One of the unique and sometimes challenging things about today’s interconnected culture is that it allows tweens and teens to gather information and establish relationships beyond their immediate circle of home and school. It’s hard for us to monitor who our teens talk to when they’re poking at a cell phone keyboard. It’s even harder to build a connection with our kids when we’re constantly competing for their time and attention—even when they’re at home, alone, on the couch, or in their bedroom. Because they are so connected, peer influence is greater than ever before, and there are opinions and ideas flowing toward our kids all the time—some of which might not reflect our values or beliefs. On some levels, our parents had it a lot easier.

Our world was smaller back then (not so long ago). Our relationships were limited by time and geography, usually to those who had something fundamentally in common with us. We lived in the same neighborhoods. We had friends at school and church and through things like our sports teams, but when we went home, the external influences basically ceased, and our families became the center of our perspective.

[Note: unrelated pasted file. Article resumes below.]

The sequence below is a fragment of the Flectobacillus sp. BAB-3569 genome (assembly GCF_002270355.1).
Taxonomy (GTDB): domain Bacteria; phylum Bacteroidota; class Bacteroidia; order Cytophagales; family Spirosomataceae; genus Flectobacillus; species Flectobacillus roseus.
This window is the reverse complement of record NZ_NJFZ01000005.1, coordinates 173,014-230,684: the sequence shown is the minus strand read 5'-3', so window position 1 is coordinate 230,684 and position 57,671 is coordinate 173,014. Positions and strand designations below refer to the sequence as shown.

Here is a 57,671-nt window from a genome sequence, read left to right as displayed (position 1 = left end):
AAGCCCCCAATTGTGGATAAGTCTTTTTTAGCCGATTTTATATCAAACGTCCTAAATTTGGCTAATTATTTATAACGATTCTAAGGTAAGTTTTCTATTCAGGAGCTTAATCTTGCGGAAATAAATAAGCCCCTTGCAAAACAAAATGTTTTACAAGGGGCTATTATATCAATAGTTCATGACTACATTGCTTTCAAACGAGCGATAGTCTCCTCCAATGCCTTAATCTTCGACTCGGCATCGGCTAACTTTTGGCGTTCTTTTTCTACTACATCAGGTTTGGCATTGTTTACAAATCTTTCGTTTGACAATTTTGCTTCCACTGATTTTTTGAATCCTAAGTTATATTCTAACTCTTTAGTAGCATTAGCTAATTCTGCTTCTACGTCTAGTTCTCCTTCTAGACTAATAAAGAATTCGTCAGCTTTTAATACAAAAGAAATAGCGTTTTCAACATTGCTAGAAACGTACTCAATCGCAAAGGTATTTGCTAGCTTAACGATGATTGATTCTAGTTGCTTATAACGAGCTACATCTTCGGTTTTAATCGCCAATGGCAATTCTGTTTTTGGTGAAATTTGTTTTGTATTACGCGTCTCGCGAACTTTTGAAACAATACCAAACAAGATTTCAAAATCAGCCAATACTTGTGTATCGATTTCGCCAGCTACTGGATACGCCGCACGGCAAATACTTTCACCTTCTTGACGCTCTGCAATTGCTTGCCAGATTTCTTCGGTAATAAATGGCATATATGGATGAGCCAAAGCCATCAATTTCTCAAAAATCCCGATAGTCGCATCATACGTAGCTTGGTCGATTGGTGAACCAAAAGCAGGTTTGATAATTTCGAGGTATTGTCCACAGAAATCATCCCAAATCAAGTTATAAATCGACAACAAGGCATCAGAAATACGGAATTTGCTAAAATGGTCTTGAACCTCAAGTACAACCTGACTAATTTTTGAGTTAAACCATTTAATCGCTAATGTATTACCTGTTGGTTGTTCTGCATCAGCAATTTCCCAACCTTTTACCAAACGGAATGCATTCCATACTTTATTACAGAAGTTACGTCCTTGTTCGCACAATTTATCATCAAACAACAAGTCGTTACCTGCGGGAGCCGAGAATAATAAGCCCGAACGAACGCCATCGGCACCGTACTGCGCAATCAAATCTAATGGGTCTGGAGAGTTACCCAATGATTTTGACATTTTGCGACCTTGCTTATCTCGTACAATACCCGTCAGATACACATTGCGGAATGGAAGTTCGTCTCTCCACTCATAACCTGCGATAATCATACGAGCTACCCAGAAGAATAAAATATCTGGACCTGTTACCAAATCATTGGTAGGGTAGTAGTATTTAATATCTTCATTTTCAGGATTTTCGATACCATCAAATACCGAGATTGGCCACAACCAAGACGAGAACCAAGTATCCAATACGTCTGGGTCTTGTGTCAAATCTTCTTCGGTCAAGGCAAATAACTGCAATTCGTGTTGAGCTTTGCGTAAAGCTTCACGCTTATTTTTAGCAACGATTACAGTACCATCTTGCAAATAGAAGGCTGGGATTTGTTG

Now, most parents will say that it’s hard to get teens to break away from their screens long enough to eat dinner. The word “friend” has come to mean a lot of different things. Your tween and teen may not have even met some of their “friends” in person, yet they are “together” every waking moment of the day (or as much as we allow them to be). And those friends, generally speaking, may expose your daughter or son to different ideas and lifestyles than we would have seen back in the limited time of landlines and passing notes in math class.

Teens Texting

I wish there was a parent connectivity app that we could simply download to connect with our tweens and teens, but that is not the case. Instead, we need to be digitally savvy to engage in their world, and look for the opportunity to establish appropriate guidelines—not arbitrary rules to squash their fun and ruin their connections, but to offer important, up-to-date, realistic ways to handle their emerging sexual curiosity, unhealthy relationship choices, and casual sexual interactions. Let’s learn how to engage in their world!


Peer and Pressure Proofing our Teens Spring Break, Prom, Graduation, and Summer
Peer and Pressure Proofing our Teens
Spring Break, Prom, Graduation, and Summer